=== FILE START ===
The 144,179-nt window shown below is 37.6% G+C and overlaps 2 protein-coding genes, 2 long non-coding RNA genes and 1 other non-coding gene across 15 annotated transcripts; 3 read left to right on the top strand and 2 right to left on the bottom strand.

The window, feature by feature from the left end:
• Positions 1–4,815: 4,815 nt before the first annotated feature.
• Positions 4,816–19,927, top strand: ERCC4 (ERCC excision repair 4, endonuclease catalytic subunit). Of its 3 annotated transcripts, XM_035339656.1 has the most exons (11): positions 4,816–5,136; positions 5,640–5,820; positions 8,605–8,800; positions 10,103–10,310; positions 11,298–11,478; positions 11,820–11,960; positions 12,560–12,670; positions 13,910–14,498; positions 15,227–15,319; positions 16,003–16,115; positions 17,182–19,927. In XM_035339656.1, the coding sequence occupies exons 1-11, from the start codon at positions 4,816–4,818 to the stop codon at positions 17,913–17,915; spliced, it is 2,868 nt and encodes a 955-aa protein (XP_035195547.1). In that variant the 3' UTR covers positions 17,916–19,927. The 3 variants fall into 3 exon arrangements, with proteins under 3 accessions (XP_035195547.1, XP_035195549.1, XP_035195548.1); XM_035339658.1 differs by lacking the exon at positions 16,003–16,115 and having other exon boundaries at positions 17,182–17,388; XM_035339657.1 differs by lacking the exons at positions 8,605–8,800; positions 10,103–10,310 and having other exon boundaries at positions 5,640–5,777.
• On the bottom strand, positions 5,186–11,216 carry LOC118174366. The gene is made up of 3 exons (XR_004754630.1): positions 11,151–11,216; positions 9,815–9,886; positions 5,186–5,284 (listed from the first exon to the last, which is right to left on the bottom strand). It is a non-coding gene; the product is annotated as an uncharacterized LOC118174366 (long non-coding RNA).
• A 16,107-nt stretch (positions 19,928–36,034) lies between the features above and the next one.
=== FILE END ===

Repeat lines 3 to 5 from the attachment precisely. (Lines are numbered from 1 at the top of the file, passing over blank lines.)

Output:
• Positions 1–4,815: 4,815 nt before the first annotated feature.
• Positions 4,816–19,927, top strand: ERCC4 (ERCC excision repair 4, endonuclease catalytic subunit). Of its 3 annotated transcripts, XM_035339656.1 has the most exons (11): positions 4,816–5,136; positions 5,640–5,820; positions 8,605–8,800; positions 10,103–10,310; positions 11,298–11,478; positions 11,820–11,960; positions 12,560–12,670; positions 13,910–14,498; positions 15,227–15,319; positions 16,003–16,115; positions 17,182–19,927. In XM_035339656.1, the coding sequence occupies exons 1-11, from the start codon at positions 4,816–4,818 to the stop codon at positions 17,913–17,915; spliced, it is 2,868 nt and encodes a 955-aa protein (XP_035195547.1). In that variant the 3' UTR covers positions 17,916–19,927. The 3 variants fall into 3 exon arrangements, with proteins under 3 accessions (XP_035195547.1, XP_035195549.1, XP_035195548.1); XM_035339658.1 differs by lacking the exon at positions 16,003–16,115 and having other exon boundaries at positions 17,182–17,388; XM_035339657.1 differs by lacking the exons at positions 8,605–8,800; positions 10,103–10,310 and having other exon boundaries at positions 5,640–5,777.
• On the bottom strand, positions 5,186–11,216 carry LOC118174366. The gene is made up of 3 exons (XR_004754630.1): positions 11,151–11,216; positions 9,815–9,886; positions 5,186–5,284 (listed from the first exon to the last, which is right to left on the bottom strand). It is a non-coding gene; the product is annotated as an uncharacterized LOC118174366 (long non-coding RNA).